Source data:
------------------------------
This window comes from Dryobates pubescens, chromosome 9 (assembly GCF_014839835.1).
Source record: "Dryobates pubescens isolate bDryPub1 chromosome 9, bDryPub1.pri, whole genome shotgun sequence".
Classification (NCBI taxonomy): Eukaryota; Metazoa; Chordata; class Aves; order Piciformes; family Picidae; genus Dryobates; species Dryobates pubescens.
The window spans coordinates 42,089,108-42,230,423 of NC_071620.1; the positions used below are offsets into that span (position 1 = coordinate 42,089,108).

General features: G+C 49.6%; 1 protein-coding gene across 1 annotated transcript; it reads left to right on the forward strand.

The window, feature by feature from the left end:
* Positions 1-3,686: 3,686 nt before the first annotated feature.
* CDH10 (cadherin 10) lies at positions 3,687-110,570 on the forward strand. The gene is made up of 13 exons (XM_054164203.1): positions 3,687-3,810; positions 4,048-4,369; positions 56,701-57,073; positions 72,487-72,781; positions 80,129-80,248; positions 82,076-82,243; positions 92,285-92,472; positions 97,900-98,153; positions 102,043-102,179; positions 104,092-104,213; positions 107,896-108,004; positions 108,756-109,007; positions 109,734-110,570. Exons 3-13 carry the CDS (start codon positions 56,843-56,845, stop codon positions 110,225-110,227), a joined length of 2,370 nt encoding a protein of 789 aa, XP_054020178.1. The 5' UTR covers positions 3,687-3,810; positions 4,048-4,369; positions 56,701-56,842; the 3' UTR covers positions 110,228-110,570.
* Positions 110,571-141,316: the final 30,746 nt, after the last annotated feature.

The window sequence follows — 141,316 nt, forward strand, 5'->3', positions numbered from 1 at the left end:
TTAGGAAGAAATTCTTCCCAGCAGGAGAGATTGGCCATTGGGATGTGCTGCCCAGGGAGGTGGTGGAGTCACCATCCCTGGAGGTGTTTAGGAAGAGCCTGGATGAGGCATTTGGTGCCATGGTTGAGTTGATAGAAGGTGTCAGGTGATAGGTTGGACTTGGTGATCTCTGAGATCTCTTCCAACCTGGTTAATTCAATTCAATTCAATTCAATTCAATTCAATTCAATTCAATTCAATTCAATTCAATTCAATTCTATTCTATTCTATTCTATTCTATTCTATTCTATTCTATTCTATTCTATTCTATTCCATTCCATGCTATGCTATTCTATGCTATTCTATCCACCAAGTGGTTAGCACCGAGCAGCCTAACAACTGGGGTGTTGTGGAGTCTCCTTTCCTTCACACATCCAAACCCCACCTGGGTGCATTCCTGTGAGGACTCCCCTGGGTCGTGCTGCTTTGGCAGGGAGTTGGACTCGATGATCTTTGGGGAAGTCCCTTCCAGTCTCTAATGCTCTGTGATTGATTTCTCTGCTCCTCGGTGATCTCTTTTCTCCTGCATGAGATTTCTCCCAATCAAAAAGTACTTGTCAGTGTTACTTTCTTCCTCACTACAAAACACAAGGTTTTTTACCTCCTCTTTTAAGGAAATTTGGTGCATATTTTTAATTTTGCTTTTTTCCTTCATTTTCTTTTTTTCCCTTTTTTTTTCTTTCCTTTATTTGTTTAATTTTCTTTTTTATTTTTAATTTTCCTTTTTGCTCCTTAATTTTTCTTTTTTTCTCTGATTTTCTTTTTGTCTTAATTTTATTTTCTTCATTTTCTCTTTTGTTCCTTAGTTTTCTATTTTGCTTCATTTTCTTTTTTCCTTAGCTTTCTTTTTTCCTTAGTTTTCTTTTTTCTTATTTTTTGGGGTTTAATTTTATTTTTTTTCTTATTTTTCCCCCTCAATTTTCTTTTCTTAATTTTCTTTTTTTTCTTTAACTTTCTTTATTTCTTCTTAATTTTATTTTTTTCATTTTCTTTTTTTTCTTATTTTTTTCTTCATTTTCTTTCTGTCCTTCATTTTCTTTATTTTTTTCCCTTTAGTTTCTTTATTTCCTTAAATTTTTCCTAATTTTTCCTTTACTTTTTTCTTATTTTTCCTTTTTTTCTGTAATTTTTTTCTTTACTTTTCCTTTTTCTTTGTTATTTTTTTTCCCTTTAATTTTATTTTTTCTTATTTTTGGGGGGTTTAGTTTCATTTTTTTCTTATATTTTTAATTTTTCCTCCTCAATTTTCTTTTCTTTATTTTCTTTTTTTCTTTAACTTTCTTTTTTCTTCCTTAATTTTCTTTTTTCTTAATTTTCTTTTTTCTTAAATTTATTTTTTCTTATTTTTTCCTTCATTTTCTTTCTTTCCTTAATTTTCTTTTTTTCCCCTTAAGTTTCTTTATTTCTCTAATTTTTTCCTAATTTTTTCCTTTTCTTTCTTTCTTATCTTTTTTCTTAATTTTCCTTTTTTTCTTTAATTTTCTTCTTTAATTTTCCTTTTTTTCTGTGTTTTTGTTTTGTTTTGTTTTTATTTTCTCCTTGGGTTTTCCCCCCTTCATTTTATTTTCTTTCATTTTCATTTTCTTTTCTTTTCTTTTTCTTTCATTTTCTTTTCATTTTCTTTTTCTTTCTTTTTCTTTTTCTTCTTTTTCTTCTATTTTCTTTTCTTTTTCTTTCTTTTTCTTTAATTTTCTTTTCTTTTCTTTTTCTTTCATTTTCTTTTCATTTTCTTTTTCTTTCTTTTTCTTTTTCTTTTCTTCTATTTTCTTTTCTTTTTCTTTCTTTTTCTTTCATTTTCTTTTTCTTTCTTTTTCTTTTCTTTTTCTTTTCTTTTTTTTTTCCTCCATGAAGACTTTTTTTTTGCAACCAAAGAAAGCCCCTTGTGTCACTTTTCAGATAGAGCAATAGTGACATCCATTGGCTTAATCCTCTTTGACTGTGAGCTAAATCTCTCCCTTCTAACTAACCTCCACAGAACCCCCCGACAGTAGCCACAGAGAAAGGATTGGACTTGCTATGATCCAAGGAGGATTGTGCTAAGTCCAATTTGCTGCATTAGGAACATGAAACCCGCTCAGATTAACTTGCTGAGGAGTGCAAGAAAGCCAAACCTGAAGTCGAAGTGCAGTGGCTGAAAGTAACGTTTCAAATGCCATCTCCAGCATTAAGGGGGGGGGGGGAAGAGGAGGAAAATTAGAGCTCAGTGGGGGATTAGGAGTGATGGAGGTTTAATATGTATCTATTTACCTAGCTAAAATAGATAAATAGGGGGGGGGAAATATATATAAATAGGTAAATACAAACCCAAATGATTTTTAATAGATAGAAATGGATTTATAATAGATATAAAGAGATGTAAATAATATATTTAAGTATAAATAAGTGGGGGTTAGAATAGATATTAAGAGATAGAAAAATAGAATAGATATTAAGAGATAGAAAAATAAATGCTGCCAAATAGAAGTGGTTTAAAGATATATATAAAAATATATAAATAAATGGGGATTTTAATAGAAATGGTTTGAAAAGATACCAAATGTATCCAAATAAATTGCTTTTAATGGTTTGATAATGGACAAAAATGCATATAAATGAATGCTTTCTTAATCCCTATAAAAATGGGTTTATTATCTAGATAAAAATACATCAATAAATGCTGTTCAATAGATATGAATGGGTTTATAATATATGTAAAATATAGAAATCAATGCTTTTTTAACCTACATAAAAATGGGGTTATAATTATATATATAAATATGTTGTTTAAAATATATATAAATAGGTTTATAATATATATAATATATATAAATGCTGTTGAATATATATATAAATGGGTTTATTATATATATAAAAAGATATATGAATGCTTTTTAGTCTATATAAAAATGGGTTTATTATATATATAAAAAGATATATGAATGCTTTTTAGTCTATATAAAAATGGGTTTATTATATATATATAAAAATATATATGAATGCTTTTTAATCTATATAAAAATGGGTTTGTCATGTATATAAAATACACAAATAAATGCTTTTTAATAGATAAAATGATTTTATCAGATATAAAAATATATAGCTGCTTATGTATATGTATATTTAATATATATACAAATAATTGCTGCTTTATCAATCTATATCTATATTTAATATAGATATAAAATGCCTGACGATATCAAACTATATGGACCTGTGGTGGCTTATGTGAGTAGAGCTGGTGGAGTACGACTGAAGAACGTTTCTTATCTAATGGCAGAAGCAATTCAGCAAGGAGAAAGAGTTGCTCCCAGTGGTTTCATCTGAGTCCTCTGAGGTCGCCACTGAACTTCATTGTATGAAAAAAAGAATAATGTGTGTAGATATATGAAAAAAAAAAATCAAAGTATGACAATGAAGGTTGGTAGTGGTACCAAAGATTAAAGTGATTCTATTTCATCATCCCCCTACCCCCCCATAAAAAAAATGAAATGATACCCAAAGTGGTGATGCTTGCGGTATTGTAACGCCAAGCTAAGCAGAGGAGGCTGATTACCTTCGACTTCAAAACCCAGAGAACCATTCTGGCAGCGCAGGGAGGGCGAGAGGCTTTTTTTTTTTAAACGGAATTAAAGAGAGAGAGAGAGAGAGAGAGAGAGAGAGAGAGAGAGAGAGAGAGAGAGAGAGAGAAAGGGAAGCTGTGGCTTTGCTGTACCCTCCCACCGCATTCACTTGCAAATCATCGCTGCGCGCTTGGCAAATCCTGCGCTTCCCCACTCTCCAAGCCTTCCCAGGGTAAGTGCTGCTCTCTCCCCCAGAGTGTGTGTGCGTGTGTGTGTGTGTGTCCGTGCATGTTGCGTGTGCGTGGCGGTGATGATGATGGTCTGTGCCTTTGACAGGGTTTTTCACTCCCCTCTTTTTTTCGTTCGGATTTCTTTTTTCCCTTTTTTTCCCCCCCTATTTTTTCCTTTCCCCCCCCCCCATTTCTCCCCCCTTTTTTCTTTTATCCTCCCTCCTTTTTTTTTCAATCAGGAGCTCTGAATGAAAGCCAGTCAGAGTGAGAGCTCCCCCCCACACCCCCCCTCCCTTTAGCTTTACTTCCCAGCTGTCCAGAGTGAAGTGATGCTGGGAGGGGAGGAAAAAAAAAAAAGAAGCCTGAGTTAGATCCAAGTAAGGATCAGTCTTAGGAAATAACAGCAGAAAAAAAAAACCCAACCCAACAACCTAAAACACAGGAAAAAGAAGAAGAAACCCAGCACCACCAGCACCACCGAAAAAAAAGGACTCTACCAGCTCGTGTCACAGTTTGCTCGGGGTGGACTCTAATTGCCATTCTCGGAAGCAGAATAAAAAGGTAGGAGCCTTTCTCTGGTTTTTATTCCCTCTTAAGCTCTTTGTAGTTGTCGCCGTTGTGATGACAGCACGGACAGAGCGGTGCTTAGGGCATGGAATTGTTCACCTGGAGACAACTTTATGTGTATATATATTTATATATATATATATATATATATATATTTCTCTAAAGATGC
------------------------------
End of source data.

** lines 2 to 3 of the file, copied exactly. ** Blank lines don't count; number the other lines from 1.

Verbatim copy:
Source record: "Dryobates pubescens isolate bDryPub1 chromosome 9, bDryPub1.pri, whole genome shotgun sequence".
Classification (NCBI taxonomy): Eukaryota; Metazoa; Chordata; class Aves; order Piciformes; family Picidae; genus Dryobates; species Dryobates pubescens.